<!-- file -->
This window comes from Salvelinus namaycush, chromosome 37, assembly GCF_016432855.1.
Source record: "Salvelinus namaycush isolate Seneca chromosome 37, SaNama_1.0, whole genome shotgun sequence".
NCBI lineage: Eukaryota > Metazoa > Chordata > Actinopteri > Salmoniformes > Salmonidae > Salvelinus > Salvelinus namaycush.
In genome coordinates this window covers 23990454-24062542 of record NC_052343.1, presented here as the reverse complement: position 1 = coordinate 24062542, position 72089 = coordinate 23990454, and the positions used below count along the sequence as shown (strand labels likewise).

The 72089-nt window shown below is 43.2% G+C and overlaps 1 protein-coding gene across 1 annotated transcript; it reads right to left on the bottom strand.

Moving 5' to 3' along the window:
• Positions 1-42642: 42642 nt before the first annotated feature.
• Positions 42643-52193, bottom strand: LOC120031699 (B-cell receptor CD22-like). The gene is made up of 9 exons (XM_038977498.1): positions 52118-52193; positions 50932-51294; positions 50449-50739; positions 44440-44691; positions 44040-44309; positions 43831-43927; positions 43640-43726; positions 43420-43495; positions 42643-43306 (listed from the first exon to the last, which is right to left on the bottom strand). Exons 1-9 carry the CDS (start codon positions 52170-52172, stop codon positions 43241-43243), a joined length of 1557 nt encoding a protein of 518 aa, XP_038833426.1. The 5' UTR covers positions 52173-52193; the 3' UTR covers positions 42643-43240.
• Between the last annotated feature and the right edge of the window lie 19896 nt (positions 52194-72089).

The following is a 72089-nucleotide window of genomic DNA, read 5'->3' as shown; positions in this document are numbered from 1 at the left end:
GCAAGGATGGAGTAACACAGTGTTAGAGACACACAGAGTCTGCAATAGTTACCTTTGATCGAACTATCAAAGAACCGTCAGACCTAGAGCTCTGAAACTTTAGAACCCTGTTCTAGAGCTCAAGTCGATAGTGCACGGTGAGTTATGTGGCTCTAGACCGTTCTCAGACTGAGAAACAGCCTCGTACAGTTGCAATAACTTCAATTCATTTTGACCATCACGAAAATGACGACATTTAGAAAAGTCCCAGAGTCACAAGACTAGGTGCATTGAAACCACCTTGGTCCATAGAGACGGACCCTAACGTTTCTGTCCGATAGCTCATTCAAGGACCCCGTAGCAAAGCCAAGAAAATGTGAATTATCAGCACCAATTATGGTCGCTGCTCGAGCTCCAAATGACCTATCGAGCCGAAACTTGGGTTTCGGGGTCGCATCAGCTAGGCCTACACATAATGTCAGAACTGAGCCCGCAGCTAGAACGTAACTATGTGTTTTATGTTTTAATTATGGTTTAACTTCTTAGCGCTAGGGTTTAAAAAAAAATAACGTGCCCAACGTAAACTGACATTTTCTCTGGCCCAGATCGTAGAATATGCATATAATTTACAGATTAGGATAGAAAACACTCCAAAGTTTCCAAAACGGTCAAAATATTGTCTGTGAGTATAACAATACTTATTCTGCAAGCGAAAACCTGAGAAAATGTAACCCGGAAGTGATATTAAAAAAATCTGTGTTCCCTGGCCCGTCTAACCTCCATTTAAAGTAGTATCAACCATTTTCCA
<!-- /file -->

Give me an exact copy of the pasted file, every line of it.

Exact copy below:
This window comes from Salvelinus namaycush, chromosome 37, assembly GCF_016432855.1.
Source record: "Salvelinus namaycush isolate Seneca chromosome 37, SaNama_1.0, whole genome shotgun sequence".
NCBI lineage: Eukaryota > Metazoa > Chordata > Actinopteri > Salmoniformes > Salmonidae > Salvelinus > Salvelinus namaycush.
In genome coordinates this window covers 23990454-24062542 of record NC_052343.1, presented here as the reverse complement: position 1 = coordinate 24062542, position 72089 = coordinate 23990454, and the positions used below count along the sequence as shown (strand labels likewise).

The 72089-nt window shown below is 43.2% G+C and overlaps 1 protein-coding gene across 1 annotated transcript; it reads right to left on the bottom strand.

Moving 5' to 3' along the window:
• Positions 1-42642: 42642 nt before the first annotated feature.
• Positions 42643-52193, bottom strand: LOC120031699 (B-cell receptor CD22-like). The gene is made up of 9 exons (XM_038977498.1): positions 52118-52193; positions 50932-51294; positions 50449-50739; positions 44440-44691; positions 44040-44309; positions 43831-43927; positions 43640-43726; positions 43420-43495; positions 42643-43306 (listed from the first exon to the last, which is right to left on the bottom strand). Exons 1-9 carry the CDS (start codon positions 52170-52172, stop codon positions 43241-43243), a joined length of 1557 nt encoding a protein of 518 aa, XP_038833426.1. The 5' UTR covers positions 52173-52193; the 3' UTR covers positions 42643-43240.
• Between the last annotated feature and the right edge of the window lie 19896 nt (positions 52194-72089).

The following is a 72089-nucleotide window of genomic DNA, read 5'->3' as shown; positions in this document are numbered from 1 at the left end:
GCAAGGATGGAGTAACACAGTGTTAGAGACACACAGAGTCTGCAATAGTTACCTTTGATCGAACTATCAAAGAACCGTCAGACCTAGAGCTCTGAAACTTTAGAACCCTGTTCTAGAGCTCAAGTCGATAGTGCACGGTGAGTTATGTGGCTCTAGACCGTTCTCAGACTGAGAAACAGCCTCGTACAGTTGCAATAACTTCAATTCATTTTGACCATCACGAAAATGACGACATTTAGAAAAGTCCCAGAGTCACAAGACTAGGTGCATTGAAACCACCTTGGTCCATAGAGACGGACCCTAACGTTTCTGTCCGATAGCTCATTCAAGGACCCCGTAGCAAAGCCAAGAAAATGTGAATTATCAGCACCAATTATGGTCGCTGCTCGAGCTCCAAATGACCTATCGAGCCGAAACTTGGGTTTCGGGGTCGCATCAGCTAGGCCTACACATAATGTCAGAACTGAGCCCGCAGCTAGAACGTAACTATGTGTTTTATGTTTTAATTATGGTTTAACTTCTTAGCGCTAGGGTTTAAAAAAAAATAACGTGCCCAACGTAAACTGACATTTTCTCTGGCCCAGATCGTAGAATATGCATATAATTTACAGATTAGGATAGAAAACACTCCAAAGTTTCCAAAACGGTCAAAATATTGTCTGTGAGTATAACAATACTTATTCTGCAAGCGAAAACCTGAGAAAATGTAACCCGGAAGTGATATTAAAAAAATCTGTGTTCCCTGGCCCGTCTAACCTCCATTTAAAGTAGTATCAACCATTTTCCA